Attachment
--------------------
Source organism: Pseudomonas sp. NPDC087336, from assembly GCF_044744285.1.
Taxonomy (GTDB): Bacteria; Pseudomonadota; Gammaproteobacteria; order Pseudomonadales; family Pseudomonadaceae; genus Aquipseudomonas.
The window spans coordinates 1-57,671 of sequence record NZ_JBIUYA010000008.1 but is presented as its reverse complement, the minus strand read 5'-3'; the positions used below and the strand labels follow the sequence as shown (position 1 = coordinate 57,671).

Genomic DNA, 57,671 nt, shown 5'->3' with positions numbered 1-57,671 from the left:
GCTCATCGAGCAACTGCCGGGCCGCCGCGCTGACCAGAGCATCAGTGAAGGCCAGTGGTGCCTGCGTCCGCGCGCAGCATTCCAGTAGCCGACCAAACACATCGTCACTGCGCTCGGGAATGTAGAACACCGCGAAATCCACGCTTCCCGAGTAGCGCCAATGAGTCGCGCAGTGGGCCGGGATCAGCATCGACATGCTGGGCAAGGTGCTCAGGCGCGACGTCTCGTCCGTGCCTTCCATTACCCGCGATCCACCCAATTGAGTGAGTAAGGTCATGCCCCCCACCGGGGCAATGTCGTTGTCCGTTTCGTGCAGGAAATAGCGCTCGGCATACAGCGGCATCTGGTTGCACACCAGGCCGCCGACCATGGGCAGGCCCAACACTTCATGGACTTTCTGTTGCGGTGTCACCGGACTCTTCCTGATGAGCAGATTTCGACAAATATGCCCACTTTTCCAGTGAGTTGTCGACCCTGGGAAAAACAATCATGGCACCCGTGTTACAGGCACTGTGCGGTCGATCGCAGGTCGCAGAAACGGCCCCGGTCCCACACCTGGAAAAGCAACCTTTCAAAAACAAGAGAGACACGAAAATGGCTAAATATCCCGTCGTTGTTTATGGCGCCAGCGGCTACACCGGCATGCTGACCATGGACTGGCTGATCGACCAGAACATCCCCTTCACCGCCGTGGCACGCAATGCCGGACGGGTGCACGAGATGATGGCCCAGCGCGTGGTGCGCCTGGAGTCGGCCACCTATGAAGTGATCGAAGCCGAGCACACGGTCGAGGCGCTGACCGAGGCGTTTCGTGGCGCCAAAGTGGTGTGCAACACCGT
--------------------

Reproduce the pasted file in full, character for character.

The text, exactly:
Source organism: Pseudomonas sp. NPDC087336, from assembly GCF_044744285.1.
Taxonomy (GTDB): Bacteria; Pseudomonadota; Gammaproteobacteria; order Pseudomonadales; family Pseudomonadaceae; genus Aquipseudomonas.
The window spans coordinates 1-57,671 of sequence record NZ_JBIUYA010000008.1 but is presented as its reverse complement, the minus strand read 5'-3'; the positions used below and the strand labels follow the sequence as shown (position 1 = coordinate 57,671).

Genomic DNA, 57,671 nt, shown 5'->3' with positions numbered 1-57,671 from the left:
GCTCATCGAGCAACTGCCGGGCCGCCGCGCTGACCAGAGCATCAGTGAAGGCCAGTGGTGCCTGCGTCCGCGCGCAGCATTCCAGTAGCCGACCAAACACATCGTCACTGCGCTCGGGAATGTAGAACACCGCGAAATCCACGCTTCCCGAGTAGCGCCAATGAGTCGCGCAGTGGGCCGGGATCAGCATCGACATGCTGGGCAAGGTGCTCAGGCGCGACGTCTCGTCCGTGCCTTCCATTACCCGCGATCCACCCAATTGAGTGAGTAAGGTCATGCCCCCCACCGGGGCAATGTCGTTGTCCGTTTCGTGCAGGAAATAGCGCTCGGCATACAGCGGCATCTGGTTGCACACCAGGCCGCCGACCATGGGCAGGCCCAACACTTCATGGACTTTCTGTTGCGGTGTCACCGGACTCTTCCTGATGAGCAGATTTCGACAAATATGCCCACTTTTCCAGTGAGTTGTCGACCCTGGGAAAAACAATCATGGCACCCGTGTTACAGGCACTGTGCGGTCGATCGCAGGTCGCAGAAACGGCCCCGGTCCCACACCTGGAAAAGCAACCTTTCAAAAACAAGAGAGACACGAAAATGGCTAAATATCCCGTCGTTGTTTATGGCGCCAGCGGCTACACCGGCATGCTGACCATGGACTGGCTGATCGACCAGAACATCCCCTTCACCGCCGTGGCACGCAATGCCGGACGGGTGCACGAGATGATGGCCCAGCGCGTGGTGCGCCTGGAGTCGGCCACCTATGAAGTGATCGAAGCCGAGCACACGGTCGAGGCGCTGACCGAGGCGTTTCGTGGCGCCAAAGTGGTGTGCAACACCGT